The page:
Happy to have the opportunity to share a fascinating subject, the human foot. The foot is supremely deft at carrying the body about in a variety of gates and strides as well as facilitating climbing, crawling, swimming, kicking, jumping, height extension and aiding balance. The foot adapts to what ever demands we place on it. Having a history in martial arts I used my naked feet in ways most people do not often consider. From kicking above with the top, ball, heel, toes, and sides in striking to using them in grappling to hook, trip, push, and even strangle. Our feet have a lot of demands placed on them and they will adapt to whatever you want them to do but there are some special considerations one should apply to them. To understand these considerations lets first examine the structure and composition of the foot.
Consider the foot as a combination of several dimensional variables of strength, durability, sensitivity, and finesse. All of these variables can be increased though some take time for the foot to adapt.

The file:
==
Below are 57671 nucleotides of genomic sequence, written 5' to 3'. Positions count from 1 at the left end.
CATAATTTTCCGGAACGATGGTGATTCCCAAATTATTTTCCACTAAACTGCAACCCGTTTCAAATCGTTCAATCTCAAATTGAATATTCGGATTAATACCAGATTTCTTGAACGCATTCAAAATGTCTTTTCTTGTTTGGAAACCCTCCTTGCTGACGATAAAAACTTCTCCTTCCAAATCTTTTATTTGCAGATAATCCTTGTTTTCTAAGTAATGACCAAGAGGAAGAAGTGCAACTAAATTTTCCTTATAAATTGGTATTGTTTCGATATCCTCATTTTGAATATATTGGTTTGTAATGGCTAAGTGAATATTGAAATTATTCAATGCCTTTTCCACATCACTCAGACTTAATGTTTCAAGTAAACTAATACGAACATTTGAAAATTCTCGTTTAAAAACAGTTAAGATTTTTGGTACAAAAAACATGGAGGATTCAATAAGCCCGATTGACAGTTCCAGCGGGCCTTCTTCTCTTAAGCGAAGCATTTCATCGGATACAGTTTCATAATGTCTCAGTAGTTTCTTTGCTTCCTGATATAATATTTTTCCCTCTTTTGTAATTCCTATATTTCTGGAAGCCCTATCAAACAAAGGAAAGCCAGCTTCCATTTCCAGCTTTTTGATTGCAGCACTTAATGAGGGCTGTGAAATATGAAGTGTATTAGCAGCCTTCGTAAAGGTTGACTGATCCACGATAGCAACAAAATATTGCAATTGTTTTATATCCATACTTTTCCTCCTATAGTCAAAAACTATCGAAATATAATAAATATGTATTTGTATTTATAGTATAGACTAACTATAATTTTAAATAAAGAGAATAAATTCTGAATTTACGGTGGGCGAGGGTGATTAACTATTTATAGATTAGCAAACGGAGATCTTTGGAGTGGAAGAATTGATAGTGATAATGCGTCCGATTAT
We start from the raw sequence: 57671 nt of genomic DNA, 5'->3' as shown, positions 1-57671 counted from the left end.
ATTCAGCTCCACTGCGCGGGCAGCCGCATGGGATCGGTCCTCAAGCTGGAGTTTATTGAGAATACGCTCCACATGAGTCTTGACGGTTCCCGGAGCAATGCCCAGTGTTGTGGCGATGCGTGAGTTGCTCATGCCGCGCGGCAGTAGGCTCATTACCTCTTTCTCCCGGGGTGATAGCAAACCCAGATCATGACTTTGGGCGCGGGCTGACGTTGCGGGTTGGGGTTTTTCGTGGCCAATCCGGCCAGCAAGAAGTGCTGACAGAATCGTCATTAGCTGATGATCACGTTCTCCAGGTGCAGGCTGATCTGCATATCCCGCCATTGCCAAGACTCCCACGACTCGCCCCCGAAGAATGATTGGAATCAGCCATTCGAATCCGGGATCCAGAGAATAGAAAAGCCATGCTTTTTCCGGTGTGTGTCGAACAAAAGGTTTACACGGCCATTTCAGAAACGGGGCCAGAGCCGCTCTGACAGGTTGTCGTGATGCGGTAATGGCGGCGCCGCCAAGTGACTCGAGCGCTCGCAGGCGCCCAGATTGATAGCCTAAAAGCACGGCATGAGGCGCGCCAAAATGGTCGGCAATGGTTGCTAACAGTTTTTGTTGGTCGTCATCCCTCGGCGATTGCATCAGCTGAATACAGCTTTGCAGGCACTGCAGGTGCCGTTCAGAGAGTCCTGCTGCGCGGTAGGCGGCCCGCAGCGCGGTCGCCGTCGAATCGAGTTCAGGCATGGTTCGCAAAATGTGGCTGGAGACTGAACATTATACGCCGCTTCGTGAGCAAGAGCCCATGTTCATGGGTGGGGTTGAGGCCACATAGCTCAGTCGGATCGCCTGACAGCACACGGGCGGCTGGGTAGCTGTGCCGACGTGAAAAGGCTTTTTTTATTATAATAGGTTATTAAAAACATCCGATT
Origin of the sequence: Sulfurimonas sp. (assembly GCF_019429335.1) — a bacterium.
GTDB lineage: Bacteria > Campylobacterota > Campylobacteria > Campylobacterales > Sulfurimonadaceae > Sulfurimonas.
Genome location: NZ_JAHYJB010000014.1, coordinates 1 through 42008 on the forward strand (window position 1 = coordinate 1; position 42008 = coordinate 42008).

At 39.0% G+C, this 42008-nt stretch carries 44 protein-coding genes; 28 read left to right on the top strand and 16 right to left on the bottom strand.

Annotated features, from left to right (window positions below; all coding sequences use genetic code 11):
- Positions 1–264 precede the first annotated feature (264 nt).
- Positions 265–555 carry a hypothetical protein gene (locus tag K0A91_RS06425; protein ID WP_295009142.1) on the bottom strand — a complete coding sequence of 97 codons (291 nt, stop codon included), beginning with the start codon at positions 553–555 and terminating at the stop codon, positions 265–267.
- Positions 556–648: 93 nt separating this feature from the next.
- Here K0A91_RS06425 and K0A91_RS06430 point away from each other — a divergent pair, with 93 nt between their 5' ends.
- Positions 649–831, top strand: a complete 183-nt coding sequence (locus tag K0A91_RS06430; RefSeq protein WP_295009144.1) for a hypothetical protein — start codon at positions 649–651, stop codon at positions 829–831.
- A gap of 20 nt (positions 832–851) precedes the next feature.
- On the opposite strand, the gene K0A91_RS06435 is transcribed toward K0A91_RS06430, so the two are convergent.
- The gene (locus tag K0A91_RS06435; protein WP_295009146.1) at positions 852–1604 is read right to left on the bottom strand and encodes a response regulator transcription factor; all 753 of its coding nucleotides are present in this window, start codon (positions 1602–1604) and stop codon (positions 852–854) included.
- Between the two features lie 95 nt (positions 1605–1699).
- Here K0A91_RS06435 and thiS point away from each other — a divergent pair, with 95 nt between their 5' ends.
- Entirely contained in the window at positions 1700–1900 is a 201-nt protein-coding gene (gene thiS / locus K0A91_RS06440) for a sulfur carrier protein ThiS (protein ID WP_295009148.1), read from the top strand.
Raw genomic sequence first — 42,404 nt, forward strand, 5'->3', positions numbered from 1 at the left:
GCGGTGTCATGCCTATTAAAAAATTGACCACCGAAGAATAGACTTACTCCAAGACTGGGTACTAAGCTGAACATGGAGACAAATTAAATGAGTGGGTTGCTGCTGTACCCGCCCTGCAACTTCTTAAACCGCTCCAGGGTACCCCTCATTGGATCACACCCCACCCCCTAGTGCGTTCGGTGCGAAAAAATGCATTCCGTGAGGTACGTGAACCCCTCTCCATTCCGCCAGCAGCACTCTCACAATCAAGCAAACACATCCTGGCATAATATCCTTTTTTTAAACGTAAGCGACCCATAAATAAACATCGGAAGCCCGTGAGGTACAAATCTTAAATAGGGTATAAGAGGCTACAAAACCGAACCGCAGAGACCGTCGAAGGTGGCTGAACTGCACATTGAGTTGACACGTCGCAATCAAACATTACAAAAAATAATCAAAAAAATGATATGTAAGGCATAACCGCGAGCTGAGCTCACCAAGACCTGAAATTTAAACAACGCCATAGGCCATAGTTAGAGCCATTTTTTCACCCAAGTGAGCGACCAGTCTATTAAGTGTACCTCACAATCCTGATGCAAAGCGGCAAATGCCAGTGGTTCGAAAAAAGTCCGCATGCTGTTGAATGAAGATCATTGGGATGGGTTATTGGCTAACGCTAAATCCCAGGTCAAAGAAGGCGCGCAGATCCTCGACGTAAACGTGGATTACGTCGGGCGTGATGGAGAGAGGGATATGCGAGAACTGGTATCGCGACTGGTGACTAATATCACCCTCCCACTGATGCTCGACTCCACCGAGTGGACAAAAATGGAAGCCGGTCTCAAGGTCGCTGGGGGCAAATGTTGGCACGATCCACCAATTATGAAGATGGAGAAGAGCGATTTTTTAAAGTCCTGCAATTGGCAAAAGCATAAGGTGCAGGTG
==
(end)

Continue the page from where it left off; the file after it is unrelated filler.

There are 26 bones connected through 33 joints in the human foot. These bones are very stout with lots of surface and knobby ends to connect more than 100 muscles and tendons to them.
The movement of the foot including the toes is done through tendons leading to muscles in the lower leg. The foot. Just look at all that tendon.
The muscles in the foot works to absorb impact rather than to articulate limbs.
Tendons are slower to regenerate and strengthen in response to stress than muscle. Because the foot has such a large proportion of bone and tendon relative to other body parts it generally takes longer for it to become conditioned to new stress. Because the feet are so durable they will tolerate abuse through poor form longer than other body parts. This can lead to a false sense of progress in an endeavor until the foot finally gives in to injury and pain or worse injuries up the leg and body cause by the poor form. Feet are amazing and they will do whatever you want them to do. It can take a bit more time than other body parts so a steady incremental approach, special attention to good form and plenty of consideration for recent progress is called for.